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Mortgage Market

The past few weeks have been full of dramatic shifts in the stock market and dire predictions about our economy. The financial industry in particular has been in the news, and in watching the national news one can come away with the impression that loans, home mortgages especially, are not available for most people at this time. In fact, a quick survey of local area bankers indicates that funds are still available."I watch television, and I would think it's hard to get a loan too," agrees Christy Bencivenga-Burns of First Citizens Bank. "At First Citizens we were never involved in the sub prime mortgages so we have not been affected by that. We are still doing mortgages. It's just that you have to be qualified...that's the important word...qualified."

So how does that affect the consumer? First of all, it means that potential homebuyers should be able to put something down on their homes prior to purchase, rather than obtaining 100% funding. 

Bencivenga-Burns points out that in the past, Fannie Mae would underwrite a loan with no proof of income and no verifiable assets. In addition, they were willing to finance 100% of the home value. Most of the banks I spoke with in the area, however, have not taken part in that practice, so they have not suffered the consequences that the larger national financial institutions are experiencing.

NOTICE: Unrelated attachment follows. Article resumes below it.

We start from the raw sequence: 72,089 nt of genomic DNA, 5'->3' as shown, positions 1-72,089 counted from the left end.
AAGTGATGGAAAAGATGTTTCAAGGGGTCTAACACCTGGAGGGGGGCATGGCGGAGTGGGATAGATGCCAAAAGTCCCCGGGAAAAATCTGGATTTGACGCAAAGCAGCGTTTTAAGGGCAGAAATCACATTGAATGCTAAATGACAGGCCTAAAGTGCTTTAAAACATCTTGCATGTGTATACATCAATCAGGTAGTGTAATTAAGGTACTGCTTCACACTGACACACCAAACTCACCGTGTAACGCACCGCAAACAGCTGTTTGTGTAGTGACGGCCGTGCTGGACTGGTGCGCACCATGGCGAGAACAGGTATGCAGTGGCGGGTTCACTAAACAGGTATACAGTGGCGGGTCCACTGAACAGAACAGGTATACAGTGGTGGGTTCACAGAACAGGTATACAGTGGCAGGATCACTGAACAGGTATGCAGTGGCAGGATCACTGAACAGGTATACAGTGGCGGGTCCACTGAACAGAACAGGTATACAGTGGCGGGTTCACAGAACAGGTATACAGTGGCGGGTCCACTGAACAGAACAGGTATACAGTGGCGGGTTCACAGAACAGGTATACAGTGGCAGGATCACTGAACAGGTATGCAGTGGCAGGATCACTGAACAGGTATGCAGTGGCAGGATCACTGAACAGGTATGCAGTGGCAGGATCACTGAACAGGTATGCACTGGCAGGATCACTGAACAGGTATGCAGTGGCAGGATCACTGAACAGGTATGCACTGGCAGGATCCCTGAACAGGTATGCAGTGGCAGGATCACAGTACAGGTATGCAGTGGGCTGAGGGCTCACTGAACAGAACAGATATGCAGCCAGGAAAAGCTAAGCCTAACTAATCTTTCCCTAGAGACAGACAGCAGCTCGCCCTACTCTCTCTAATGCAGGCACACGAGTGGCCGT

"We are evaluating and underwriting new loans every day and have not changed our lending standards," says Lee Ann Lewis of BB&T. "It is simply against our philosophy and values to put our clients at financial risk."

"Our bank has plenty of funds," agrees David Begley, of Black Mountain Savings Bank. "We are doing what we have always done, offering 80% of value to folks that have good credit."

"Black Mountain Savings has seen a large increase in deposits due to consumers fleeing to safety and local banks," Begley says. "Black Mountain Savings is one of the few banks nationally that doesn't borrow from other institutions to fund their loans so we haven't been impacted by the national credit crisis."

As a consumer seeking a mortgage, what should someone seeking a loan do to smooth out the process? According to Bencivenga-Burns, the first step is to check your own credit score. 

"Pull the report yourself first," she advises. "Clean up any issues that need to be resolved prior to making the loan application. A high credit score will get you the best rates and improve your chances of being approved."

Another area of concern is the applicant's debt to income ratio. While in the past consumers with rates as high as 65% were approved, area bankers agree that these days, that debt income ratio needs to be much lower.

In short, in speaking with our local bankers, it appears that the mortgage business has changed but primarily for those larger banks who were taking extraordinary risks nationally. For our local financial institutions, loan officers have funds available for their customers who have provable income, solid credit scores, and a down payment for their new home.

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